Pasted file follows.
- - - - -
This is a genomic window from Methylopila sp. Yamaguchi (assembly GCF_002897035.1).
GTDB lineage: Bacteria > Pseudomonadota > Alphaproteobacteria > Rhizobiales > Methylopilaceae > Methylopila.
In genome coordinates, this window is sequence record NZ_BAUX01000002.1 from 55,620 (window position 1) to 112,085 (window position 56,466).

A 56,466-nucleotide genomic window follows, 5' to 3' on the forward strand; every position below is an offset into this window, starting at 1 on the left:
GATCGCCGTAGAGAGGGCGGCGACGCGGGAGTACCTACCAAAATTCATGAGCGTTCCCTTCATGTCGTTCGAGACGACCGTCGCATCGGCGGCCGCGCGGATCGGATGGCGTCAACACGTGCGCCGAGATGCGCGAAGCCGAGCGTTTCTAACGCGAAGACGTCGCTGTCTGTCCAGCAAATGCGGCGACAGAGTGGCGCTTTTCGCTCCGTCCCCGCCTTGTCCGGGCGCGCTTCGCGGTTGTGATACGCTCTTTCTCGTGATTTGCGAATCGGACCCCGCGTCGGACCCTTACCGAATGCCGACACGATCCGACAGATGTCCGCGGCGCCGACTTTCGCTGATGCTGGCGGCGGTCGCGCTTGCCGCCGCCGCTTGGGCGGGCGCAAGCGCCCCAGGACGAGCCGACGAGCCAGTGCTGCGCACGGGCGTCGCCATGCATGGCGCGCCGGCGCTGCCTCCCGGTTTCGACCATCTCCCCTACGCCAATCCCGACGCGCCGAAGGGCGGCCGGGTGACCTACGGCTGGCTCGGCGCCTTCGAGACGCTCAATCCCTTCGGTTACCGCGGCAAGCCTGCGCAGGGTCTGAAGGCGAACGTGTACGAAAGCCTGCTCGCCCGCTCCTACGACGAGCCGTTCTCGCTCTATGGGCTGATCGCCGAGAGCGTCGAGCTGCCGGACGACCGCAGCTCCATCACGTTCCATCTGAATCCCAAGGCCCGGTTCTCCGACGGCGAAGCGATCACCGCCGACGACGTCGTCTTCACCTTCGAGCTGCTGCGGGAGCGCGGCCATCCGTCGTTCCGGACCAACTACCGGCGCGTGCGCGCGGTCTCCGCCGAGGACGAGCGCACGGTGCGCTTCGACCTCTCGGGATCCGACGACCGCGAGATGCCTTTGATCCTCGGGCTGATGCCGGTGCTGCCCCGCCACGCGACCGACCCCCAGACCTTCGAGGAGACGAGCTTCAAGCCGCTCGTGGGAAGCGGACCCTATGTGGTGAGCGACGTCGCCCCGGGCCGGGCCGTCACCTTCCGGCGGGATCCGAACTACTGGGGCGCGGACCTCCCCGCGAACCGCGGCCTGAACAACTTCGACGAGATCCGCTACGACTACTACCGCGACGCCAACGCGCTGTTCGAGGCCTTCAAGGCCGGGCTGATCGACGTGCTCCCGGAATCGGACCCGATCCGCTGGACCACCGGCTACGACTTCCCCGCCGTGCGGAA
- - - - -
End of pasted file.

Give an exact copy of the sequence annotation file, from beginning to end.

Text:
This is a genomic window from Methylopila sp. Yamaguchi (assembly GCF_002897035.1).
GTDB lineage: Bacteria > Pseudomonadota > Alphaproteobacteria > Rhizobiales > Methylopilaceae > Methylopila.
In genome coordinates, this window is sequence record NZ_BAUX01000002.1 from 55,620 (window position 1) to 112,085 (window position 56,466).

A 56,466-nucleotide genomic window follows, 5' to 3' on the forward strand; every position below is an offset into this window, starting at 1 on the left:
GATCGCCGTAGAGAGGGCGGCGACGCGGGAGTACCTACCAAAATTCATGAGCGTTCCCTTCATGTCGTTCGAGACGACCGTCGCATCGGCGGCCGCGCGGATCGGATGGCGTCAACACGTGCGCCGAGATGCGCGAAGCCGAGCGTTTCTAACGCGAAGACGTCGCTGTCTGTCCAGCAAATGCGGCGACAGAGTGGCGCTTTTCGCTCCGTCCCCGCCTTGTCCGGGCGCGCTTCGCGGTTGTGATACGCTCTTTCTCGTGATTTGCGAATCGGACCCCGCGTCGGACCCTTACCGAATGCCGACACGATCCGACAGATGTCCGCGGCGCCGACTTTCGCTGATGCTGGCGGCGGTCGCGCTTGCCGCCGCCGCTTGGGCGGGCGCAAGCGCCCCAGGACGAGCCGACGAGCCAGTGCTGCGCACGGGCGTCGCCATGCATGGCGCGCCGGCGCTGCCTCCCGGTTTCGACCATCTCCCCTACGCCAATCCCGACGCGCCGAAGGGCGGCCGGGTGACCTACGGCTGGCTCGGCGCCTTCGAGACGCTCAATCCCTTCGGTTACCGCGGCAAGCCTGCGCAGGGTCTGAAGGCGAACGTGTACGAAAGCCTGCTCGCCCGCTCCTACGACGAGCCGTTCTCGCTCTATGGGCTGATCGCCGAGAGCGTCGAGCTGCCGGACGACCGCAGCTCCATCACGTTCCATCTGAATCCCAAGGCCCGGTTCTCCGACGGCGAAGCGATCACCGCCGACGACGTCGTCTTCACCTTCGAGCTGCTGCGGGAGCGCGGCCATCCGTCGTTCCGGACCAACTACCGGCGCGTGCGCGCGGTCTCCGCCGAGGACGAGCGCACGGTGCGCTTCGACCTCTCGGGATCCGACGACCGCGAGATGCCTTTGATCCTCGGGCTGATGCCGGTGCTGCCCCGCCACGCGACCGACCCCCAGACCTTCGAGGAGACGAGCTTCAAGCCGCTCGTGGGAAGCGGACCCTATGTGGTGAGCGACGTCGCCCCGGGCCGGGCCGTCACCTTCCGGCGGGATCCGAACTACTGGGGCGCGGACCTCCCCGCGAACCGCGGCCTGAACAACTTCGACGAGATCCGCTACGACTACTACCGCGACGCCAACGCGCTGTTCGAGGCCTTCAAGGCCGGGCTGATCGACGTGCTCCCGGAATCGGACCCGATCCGCTGGACCACCGGCTACGACTTCCCCGCCGTGCGGAA